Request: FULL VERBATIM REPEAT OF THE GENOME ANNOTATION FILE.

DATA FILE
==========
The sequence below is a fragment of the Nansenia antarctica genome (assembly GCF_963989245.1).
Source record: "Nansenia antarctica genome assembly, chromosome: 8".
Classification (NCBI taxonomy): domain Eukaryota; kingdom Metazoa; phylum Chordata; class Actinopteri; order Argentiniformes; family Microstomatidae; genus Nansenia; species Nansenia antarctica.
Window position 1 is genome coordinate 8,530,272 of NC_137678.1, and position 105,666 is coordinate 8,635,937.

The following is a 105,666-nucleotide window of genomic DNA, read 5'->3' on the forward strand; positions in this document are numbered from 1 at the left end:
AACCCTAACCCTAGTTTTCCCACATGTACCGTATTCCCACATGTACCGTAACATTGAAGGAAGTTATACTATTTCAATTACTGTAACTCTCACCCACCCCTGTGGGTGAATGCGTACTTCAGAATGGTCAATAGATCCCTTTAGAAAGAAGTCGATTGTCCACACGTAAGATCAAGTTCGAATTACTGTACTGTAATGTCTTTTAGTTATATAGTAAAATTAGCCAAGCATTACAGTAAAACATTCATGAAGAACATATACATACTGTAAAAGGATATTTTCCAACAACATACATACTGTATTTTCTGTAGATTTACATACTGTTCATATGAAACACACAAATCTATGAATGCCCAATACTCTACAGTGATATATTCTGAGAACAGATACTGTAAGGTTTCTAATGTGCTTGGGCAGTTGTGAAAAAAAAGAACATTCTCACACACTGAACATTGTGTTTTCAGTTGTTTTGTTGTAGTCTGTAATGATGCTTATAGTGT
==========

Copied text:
The sequence below is a fragment of the Nansenia antarctica genome (assembly GCF_963989245.1).
Source record: "Nansenia antarctica genome assembly, chromosome: 8".
Classification (NCBI taxonomy): domain Eukaryota; kingdom Metazoa; phylum Chordata; class Actinopteri; order Argentiniformes; family Microstomatidae; genus Nansenia; species Nansenia antarctica.
Window position 1 is genome coordinate 8,530,272 of NC_137678.1, and position 105,666 is coordinate 8,635,937.

The following is a 105,666-nucleotide window of genomic DNA, read 5'->3' on the forward strand; positions in this document are numbered from 1 at the left end:
AACCCTAACCCTAGTTTTCCCACATGTACCGTATTCCCACATGTACCGTAACATTGAAGGAAGTTATACTATTTCAATTACTGTAACTCTCACCCACCCCTGTGGGTGAATGCGTACTTCAGAATGGTCAATAGATCCCTTTAGAAAGAAGTCGATTGTCCACACGTAAGATCAAGTTCGAATTACTGTACTGTAATGTCTTTTAGTTATATAGTAAAATTAGCCAAGCATTACAGTAAAACATTCATGAAGAACATATACATACTGTAAAAGGATATTTTCCAACAACATACATACTGTATTTTCTGTAGATTTACATACTGTTCATATGAAACACACAAATCTATGAATGCCCAATACTCTACAGTGATATATTCTGAGAACAGATACTGTAAGGTTTCTAATGTGCTTGGGCAGTTGTGAAAAAAAAGAACATTCTCACACACTGAACATTGTGTTTTCAGTTGTTTTGTTGTAGTCTGTAATGATGCTTATAGTGT